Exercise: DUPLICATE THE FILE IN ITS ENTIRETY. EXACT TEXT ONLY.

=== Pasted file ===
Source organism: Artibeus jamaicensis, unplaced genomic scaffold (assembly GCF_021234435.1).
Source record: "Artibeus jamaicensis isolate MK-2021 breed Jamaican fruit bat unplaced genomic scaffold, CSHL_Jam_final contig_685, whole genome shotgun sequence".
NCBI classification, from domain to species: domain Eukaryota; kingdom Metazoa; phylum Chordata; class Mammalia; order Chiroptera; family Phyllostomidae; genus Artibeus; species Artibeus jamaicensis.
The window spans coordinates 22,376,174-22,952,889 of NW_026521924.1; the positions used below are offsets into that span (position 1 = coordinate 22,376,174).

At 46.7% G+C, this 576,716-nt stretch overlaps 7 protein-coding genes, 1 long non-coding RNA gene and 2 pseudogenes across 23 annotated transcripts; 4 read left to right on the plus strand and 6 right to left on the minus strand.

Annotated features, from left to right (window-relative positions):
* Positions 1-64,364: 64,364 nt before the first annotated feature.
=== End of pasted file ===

Source organism: Artibeus jamaicensis, unplaced genomic scaffold (assembly GCF_021234435.1).
Source record: "Artibeus jamaicensis isolate MK-2021 breed Jamaican fruit bat unplaced genomic scaffold, CSHL_Jam_final contig_685, whole genome shotgun sequence".
NCBI classification, from domain to species: domain Eukaryota; kingdom Metazoa; phylum Chordata; class Mammalia; order Chiroptera; family Phyllostomidae; genus Artibeus; species Artibeus jamaicensis.
The window spans coordinates 22,376,174-22,952,889 of NW_026521924.1; the positions used below are offsets into that span (position 1 = coordinate 22,376,174).

At 46.7% G+C, this 576,716-nt stretch overlaps 7 protein-coding genes, 1 long non-coding RNA gene and 2 pseudogenes across 23 annotated transcripts; 4 read left to right on the plus strand and 6 right to left on the minus strand.

Annotated features, from left to right (window-relative positions):
* Positions 1-64,364: 64,364 nt before the first annotated feature.